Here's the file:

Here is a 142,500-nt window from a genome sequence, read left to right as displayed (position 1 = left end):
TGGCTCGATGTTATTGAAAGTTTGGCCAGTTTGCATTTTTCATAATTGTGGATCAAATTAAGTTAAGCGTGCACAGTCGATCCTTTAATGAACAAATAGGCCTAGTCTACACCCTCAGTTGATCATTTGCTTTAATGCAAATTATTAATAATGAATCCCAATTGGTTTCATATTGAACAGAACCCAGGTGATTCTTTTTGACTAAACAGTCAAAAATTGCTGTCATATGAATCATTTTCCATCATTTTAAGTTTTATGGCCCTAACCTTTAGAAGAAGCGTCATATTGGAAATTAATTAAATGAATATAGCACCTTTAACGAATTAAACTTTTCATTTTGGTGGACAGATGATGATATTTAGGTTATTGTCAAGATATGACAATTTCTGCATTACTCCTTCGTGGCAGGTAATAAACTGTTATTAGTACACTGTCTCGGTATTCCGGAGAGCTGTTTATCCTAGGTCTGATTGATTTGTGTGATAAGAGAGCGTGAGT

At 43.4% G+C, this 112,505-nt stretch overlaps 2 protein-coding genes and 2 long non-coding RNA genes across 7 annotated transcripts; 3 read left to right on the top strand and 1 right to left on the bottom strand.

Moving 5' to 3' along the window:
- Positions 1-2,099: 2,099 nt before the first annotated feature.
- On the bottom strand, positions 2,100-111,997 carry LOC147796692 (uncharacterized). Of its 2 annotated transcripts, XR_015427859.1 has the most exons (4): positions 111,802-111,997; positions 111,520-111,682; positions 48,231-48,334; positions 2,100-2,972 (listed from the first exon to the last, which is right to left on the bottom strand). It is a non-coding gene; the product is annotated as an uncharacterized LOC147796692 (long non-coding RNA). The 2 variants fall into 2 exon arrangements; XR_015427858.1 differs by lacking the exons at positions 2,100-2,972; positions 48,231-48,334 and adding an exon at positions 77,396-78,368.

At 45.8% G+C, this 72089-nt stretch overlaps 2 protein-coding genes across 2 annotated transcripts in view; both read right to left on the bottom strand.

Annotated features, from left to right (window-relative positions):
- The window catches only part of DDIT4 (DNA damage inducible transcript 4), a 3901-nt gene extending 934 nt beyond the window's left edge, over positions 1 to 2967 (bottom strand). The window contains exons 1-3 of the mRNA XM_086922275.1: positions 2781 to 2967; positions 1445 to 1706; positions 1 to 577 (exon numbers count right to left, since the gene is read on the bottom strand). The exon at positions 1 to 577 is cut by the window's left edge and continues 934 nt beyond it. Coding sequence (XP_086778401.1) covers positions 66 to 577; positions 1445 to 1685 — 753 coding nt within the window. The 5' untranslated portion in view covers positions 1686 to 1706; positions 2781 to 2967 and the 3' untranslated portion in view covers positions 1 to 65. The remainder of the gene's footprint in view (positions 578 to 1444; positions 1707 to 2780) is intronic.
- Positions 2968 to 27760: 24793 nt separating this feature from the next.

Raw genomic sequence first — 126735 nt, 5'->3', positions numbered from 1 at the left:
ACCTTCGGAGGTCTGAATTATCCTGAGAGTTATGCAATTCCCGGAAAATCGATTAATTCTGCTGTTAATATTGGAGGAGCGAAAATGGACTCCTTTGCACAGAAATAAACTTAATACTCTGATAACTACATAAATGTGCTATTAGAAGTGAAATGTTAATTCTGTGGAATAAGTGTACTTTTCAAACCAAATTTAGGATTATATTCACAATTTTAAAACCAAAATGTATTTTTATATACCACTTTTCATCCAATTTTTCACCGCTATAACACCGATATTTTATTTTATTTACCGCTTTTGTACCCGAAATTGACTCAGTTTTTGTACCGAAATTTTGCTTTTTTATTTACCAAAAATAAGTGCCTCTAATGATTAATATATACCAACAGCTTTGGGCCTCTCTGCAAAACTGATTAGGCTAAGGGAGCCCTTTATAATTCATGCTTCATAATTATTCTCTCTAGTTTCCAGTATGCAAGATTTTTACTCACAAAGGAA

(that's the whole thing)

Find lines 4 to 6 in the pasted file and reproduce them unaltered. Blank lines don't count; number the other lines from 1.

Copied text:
Moving 5' to 3' along the window:
- Positions 1-2,099: 2,099 nt before the first annotated feature.
- On the bottom strand, positions 2,100-111,997 carry LOC147796692 (uncharacterized). Of its 2 annotated transcripts, XR_015427859.1 has the most exons (4): positions 111,802-111,997; positions 111,520-111,682; positions 48,231-48,334; positions 2,100-2,972 (listed from the first exon to the last, which is right to left on the bottom strand). It is a non-coding gene; the product is annotated as an uncharacterized LOC147796692 (long non-coding RNA). The 2 variants fall into 2 exon arrangements; XR_015427858.1 differs by lacking the exons at positions 2,100-2,972; positions 48,231-48,334 and adding an exon at positions 77,396-78,368.